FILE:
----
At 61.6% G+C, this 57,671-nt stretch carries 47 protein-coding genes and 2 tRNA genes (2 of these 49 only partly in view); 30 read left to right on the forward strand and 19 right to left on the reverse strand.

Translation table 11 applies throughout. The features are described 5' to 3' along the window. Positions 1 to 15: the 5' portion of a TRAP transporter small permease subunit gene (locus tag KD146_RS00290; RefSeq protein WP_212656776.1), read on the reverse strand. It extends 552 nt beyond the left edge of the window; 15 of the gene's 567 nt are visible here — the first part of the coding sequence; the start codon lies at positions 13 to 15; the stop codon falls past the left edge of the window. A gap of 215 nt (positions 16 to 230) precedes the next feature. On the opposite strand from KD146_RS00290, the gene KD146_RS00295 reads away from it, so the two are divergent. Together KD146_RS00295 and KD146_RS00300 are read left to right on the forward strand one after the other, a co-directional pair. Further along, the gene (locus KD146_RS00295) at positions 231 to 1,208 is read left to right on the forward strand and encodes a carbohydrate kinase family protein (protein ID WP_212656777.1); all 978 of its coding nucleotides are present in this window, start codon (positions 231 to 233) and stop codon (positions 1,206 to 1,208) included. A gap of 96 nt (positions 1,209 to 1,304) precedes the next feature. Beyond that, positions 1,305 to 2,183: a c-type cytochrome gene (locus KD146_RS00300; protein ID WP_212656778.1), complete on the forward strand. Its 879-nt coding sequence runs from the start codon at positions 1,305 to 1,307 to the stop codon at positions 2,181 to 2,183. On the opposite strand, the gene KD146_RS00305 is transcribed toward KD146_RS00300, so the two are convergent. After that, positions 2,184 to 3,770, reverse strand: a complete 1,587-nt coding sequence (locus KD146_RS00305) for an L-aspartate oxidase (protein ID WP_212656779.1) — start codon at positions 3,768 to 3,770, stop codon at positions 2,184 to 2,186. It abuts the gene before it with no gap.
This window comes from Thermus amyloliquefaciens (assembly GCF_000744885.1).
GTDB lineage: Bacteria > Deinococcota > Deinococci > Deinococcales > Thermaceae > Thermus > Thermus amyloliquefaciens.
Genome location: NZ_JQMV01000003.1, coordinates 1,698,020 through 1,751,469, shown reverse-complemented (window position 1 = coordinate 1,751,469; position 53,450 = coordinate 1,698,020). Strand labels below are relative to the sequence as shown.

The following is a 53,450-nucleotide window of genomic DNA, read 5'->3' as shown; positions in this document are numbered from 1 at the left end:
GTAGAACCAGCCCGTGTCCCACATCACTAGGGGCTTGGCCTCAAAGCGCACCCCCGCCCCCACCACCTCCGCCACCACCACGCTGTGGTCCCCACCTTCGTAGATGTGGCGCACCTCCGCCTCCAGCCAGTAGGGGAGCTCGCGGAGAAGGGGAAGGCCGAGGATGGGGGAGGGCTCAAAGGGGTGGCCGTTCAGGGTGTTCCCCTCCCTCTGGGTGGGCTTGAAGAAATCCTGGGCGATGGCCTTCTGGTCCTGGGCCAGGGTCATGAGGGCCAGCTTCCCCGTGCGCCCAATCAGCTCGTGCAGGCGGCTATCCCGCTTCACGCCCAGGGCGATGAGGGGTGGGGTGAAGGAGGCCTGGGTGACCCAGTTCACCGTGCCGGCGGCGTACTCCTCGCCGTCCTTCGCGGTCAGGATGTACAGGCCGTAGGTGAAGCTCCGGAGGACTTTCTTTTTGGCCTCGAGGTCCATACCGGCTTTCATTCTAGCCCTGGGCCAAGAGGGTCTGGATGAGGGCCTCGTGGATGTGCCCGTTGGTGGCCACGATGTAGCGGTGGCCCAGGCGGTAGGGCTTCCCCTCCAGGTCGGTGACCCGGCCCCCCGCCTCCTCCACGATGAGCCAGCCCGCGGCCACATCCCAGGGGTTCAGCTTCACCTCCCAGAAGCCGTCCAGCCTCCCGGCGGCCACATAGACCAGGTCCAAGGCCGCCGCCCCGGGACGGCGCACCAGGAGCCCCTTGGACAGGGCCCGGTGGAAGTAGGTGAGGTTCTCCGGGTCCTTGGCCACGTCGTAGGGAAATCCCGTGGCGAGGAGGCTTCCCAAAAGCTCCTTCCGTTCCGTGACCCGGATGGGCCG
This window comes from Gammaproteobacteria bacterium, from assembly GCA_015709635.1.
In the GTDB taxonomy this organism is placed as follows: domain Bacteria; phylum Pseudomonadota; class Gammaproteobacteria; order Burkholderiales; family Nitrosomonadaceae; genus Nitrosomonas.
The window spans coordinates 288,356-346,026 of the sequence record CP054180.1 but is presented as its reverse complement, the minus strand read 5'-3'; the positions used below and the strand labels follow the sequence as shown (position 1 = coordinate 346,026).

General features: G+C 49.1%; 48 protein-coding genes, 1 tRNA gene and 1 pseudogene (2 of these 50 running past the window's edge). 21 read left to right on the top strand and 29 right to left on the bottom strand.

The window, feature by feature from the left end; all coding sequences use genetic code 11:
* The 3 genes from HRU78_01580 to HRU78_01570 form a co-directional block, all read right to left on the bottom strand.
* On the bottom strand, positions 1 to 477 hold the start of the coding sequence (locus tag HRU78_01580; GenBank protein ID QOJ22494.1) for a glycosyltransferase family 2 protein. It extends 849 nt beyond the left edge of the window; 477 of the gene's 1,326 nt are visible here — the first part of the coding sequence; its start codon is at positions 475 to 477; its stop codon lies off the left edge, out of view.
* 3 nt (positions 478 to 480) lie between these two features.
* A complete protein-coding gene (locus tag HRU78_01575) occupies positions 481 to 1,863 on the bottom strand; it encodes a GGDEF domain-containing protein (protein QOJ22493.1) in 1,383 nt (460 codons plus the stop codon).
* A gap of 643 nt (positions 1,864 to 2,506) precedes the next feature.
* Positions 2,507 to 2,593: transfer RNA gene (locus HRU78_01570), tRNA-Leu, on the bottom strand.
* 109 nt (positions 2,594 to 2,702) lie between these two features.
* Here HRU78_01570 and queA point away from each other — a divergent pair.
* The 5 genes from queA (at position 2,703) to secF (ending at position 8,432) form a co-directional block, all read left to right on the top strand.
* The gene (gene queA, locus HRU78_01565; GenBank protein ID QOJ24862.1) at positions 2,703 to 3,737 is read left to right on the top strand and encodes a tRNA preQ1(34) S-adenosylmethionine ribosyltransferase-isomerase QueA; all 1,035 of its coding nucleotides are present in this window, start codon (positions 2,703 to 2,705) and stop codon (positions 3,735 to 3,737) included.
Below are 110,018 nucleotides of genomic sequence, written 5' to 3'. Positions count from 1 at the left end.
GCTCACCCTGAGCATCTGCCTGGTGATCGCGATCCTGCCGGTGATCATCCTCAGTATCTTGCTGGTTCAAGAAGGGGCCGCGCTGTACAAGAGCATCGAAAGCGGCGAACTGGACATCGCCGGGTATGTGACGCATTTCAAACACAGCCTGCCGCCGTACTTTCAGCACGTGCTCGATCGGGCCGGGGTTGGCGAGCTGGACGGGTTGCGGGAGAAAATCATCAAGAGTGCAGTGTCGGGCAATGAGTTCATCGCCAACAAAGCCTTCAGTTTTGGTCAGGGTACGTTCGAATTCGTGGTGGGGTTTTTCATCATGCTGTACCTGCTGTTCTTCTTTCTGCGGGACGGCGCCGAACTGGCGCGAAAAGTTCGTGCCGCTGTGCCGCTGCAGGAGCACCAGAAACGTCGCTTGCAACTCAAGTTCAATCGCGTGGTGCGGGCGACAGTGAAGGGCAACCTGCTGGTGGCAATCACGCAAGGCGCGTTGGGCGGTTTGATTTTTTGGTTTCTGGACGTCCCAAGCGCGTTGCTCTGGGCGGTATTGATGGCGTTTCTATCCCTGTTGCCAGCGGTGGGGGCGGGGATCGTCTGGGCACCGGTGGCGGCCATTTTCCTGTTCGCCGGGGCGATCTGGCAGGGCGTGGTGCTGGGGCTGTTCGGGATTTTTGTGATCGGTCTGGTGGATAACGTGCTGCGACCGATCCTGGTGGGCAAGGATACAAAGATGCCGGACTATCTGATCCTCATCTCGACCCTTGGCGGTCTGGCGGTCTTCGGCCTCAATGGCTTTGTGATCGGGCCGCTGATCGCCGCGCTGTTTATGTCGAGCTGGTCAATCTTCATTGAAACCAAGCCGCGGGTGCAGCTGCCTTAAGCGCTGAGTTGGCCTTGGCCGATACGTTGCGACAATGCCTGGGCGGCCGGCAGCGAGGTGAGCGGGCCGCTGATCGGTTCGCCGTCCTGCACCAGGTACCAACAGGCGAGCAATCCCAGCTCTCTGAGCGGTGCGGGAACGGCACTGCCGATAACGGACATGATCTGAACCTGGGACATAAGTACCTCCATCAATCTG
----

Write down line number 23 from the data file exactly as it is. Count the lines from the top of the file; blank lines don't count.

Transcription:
Below are 110,018 nucleotides of genomic sequence, written 5' to 3'. Positions count from 1 at the left end.